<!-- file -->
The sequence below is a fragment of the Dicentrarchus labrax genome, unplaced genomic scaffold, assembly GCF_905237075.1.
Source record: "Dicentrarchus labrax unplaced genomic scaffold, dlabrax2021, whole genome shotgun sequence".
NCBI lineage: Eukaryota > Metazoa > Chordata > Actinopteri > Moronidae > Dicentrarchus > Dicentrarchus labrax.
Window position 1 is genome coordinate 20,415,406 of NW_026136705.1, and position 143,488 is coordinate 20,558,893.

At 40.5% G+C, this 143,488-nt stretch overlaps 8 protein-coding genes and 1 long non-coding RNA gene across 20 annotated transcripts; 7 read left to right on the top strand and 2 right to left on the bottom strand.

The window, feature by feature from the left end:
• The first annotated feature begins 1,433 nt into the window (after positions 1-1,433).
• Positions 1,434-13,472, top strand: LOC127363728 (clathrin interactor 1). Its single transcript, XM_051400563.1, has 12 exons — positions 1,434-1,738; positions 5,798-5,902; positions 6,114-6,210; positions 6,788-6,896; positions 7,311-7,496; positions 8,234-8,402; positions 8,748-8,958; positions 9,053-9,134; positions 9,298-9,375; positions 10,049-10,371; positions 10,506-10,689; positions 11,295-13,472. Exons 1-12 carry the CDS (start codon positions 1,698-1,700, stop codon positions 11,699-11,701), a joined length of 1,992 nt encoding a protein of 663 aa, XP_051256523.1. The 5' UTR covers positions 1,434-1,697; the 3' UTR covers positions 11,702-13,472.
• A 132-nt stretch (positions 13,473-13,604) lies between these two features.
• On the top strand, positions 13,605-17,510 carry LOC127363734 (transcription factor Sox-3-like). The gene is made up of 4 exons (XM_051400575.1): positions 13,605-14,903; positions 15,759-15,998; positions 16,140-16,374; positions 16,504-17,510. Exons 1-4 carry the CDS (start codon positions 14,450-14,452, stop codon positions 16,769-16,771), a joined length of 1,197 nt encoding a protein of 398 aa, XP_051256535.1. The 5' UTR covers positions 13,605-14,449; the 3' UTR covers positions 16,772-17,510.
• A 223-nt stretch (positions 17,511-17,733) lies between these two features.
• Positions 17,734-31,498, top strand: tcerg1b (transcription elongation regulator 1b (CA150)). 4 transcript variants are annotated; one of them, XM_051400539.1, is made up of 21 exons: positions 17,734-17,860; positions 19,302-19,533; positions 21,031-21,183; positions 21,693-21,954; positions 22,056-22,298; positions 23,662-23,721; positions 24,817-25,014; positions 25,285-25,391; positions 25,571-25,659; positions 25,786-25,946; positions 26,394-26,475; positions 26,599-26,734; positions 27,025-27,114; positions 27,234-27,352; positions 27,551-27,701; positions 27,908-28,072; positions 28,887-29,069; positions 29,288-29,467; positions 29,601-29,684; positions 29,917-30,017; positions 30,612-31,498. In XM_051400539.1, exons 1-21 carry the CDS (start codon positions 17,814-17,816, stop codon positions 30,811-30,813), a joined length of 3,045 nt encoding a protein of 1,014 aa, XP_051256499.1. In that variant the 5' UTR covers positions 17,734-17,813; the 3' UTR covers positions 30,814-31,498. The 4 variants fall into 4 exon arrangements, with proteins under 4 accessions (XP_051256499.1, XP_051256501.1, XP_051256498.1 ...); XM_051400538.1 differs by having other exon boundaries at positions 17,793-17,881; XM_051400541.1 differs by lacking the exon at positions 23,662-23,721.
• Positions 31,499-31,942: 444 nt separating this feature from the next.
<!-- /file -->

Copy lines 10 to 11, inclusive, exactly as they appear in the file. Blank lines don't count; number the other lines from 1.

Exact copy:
• On the top strand, positions 13,605-17,510 carry LOC127363734 (transcription factor Sox-3-like). The gene is made up of 4 exons (XM_051400575.1): positions 13,605-14,903; positions 15,759-15,998; positions 16,140-16,374; positions 16,504-17,510. Exons 1-4 carry the CDS (start codon positions 14,450-14,452, stop codon positions 16,769-16,771), a joined length of 1,197 nt encoding a protein of 398 aa, XP_051256535.1. The 5' UTR covers positions 13,605-14,449; the 3' UTR covers positions 16,772-17,510.
• A 223-nt stretch (positions 17,511-17,733) lies between these two features.